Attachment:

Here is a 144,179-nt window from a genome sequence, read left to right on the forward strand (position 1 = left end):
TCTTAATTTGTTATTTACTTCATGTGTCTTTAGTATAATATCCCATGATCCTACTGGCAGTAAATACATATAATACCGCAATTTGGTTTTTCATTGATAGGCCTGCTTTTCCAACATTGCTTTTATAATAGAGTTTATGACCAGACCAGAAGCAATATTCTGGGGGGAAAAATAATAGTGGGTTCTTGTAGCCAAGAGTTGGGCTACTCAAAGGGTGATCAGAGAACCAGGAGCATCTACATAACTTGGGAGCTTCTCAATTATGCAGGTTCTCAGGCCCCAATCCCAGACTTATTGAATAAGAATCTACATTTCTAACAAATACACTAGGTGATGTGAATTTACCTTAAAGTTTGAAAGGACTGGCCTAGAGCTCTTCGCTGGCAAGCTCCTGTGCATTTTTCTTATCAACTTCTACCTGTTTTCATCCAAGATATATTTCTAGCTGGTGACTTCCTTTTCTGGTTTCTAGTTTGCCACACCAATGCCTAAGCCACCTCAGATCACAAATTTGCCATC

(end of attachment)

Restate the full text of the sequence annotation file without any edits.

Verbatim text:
Here is a 144,179-nt window from a genome sequence, read left to right on the forward strand (position 1 = left end):
TCTTAATTTGTTATTTACTTCATGTGTCTTTAGTATAATATCCCATGATCCTACTGGCAGTAAATACATATAATACCGCAATTTGGTTTTTCATTGATAGGCCTGCTTTTCCAACATTGCTTTTATAATAGAGTTTATGACCAGACCAGAAGCAATATTCTGGGGGGAAAAATAATAGTGGGTTCTTGTAGCCAAGAGTTGGGCTACTCAAAGGGTGATCAGAGAACCAGGAGCATCTACATAACTTGGGAGCTTCTCAATTATGCAGGTTCTCAGGCCCCAATCCCAGACTTATTGAATAAGAATCTACATTTCTAACAAATACACTAGGTGATGTGAATTTACCTTAAAGTTTGAAAGGACTGGCCTAGAGCTCTTCGCTGGCAAGCTCCTGTGCATTTTTCTTATCAACTTCTACCTGTTTTCATCCAAGATATATTTCTAGCTGGTGACTTCCTTTTCTGGTTTCTAGTTTGCCACACCAATGCCTAAGCCACCTCAGATCACAAATTTGCCATC